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Emotions and modernity in colonial India

Bush House, Strand Campus, London

23 Jan Emotions and Modernity in Colonial India Part of King's India Institute Seminar Series

Abstract: This talk investigates the experiences, interpretations and practices of emotions in India between 1857 and the First World War. It is based on a large archive of sources in Urdu, many explored for the first time.

These sources range from philosophical and theological treatises on questions of morality to advice literature, from journals to newspapers, from children’s literature to nostalgic descriptions of the courtly culture, from sermons to psychological essays.

Modernity for long has been viewed as a process that went along with a growing control over emotions – whether this control was regarded as linked to capitalism, to the modern bureaucratic state or interpreted as a process through which external control mechanisms moved inside the subject.

As the case studies of the book, 'Emotions and modernity in colonial India' show, this discipline has to be viewed together with the transformation from the ideal of balance and harmony to a desire for strong, visceral and even indomitable passions, showing the youthfulness and vigor of the community.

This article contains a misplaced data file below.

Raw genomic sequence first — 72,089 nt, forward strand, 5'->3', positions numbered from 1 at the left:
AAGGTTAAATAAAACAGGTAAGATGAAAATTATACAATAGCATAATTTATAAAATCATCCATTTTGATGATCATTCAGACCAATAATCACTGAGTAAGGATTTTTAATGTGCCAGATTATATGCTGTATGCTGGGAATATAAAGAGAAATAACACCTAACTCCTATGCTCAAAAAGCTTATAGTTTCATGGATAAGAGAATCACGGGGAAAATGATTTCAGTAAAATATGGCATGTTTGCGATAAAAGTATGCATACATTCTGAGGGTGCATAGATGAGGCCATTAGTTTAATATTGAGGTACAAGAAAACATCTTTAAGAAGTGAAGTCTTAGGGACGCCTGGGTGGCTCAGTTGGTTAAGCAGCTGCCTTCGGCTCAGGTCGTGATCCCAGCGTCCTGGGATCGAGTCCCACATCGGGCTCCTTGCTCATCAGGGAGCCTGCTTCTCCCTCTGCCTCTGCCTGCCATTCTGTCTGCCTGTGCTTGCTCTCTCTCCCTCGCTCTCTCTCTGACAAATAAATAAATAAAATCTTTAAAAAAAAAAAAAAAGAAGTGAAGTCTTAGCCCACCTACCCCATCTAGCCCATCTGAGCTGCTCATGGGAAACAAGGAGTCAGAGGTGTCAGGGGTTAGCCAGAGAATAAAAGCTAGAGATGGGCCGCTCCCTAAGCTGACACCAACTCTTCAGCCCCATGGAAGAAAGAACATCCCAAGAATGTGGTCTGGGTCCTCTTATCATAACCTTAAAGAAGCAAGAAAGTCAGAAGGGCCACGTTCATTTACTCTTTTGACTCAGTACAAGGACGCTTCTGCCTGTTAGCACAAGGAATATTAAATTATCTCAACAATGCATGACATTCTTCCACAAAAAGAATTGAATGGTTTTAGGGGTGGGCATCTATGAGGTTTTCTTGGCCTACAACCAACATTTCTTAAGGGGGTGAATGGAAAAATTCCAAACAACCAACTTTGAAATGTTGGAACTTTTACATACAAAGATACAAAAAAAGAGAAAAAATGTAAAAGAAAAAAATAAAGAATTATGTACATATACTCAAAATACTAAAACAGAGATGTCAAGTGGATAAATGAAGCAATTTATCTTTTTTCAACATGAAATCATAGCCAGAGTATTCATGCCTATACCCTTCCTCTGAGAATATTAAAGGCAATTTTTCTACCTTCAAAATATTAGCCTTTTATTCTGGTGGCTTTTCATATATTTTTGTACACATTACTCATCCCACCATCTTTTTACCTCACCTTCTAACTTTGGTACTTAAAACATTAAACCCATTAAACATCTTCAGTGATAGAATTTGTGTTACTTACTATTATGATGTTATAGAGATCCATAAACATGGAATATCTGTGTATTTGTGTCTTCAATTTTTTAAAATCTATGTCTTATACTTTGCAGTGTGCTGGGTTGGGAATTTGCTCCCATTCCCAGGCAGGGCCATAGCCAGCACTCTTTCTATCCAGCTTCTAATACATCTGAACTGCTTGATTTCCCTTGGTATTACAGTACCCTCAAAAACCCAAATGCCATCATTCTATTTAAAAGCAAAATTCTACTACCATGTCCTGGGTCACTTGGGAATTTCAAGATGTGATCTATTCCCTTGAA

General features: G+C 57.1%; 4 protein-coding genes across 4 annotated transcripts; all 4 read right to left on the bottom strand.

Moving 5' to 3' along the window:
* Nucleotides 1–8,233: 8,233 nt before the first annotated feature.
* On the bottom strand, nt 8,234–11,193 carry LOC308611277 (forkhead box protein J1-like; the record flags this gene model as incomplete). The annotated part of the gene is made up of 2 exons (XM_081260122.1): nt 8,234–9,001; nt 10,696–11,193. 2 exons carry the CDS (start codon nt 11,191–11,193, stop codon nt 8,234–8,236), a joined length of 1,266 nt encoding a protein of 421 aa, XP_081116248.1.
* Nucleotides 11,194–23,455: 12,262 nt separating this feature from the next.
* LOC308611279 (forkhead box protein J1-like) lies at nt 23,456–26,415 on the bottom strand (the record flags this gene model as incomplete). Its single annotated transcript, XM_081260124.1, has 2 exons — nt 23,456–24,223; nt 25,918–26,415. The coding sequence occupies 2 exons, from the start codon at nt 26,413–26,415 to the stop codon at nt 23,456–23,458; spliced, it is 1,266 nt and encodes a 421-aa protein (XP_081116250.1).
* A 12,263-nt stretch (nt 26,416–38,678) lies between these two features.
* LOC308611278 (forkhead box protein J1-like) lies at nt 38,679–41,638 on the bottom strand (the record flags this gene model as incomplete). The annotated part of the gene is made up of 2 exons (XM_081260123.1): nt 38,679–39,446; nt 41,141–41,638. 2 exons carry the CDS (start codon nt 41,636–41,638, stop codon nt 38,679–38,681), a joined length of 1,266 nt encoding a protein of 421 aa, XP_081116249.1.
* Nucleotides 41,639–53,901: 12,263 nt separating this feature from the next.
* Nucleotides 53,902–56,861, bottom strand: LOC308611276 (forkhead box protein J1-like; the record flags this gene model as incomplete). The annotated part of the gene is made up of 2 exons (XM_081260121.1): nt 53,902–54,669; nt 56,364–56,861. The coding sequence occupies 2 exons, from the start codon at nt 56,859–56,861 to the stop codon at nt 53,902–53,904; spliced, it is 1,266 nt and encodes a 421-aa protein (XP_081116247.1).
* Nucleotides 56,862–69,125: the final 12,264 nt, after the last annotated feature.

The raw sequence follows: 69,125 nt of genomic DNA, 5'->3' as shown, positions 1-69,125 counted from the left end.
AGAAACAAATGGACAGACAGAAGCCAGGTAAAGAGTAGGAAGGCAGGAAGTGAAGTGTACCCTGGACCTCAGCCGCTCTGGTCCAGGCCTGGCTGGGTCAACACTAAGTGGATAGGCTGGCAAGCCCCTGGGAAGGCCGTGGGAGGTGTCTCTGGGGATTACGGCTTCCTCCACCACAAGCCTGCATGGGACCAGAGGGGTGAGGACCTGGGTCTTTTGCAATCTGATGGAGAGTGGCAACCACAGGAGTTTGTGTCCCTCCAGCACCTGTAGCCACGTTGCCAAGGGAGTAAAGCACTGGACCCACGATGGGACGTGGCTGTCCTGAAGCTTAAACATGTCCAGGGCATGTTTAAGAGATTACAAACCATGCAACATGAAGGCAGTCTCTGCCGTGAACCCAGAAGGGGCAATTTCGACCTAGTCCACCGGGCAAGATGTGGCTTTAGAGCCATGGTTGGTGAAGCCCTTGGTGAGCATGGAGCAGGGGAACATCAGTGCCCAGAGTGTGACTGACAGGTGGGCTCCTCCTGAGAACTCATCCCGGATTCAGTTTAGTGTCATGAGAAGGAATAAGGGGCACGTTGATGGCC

Men (and a little later also women) increasingly strove for an experience of these strong emotions and attempted to inculcate them in others as well, and they devised new languages and practices to bring about these feelings.

*If you are external to King's and would like to attend this event, please contact the event organiser directly

About the speaker

Margrit Pernau (University of Heidelberg) is Senior Researcher at the Centre for the History of Emotions at the Max Planck Institute for Human Development in Berlin.

She has published extensively on modern Indian history, historical semantics, global history, and translation studies and the history of emotions.


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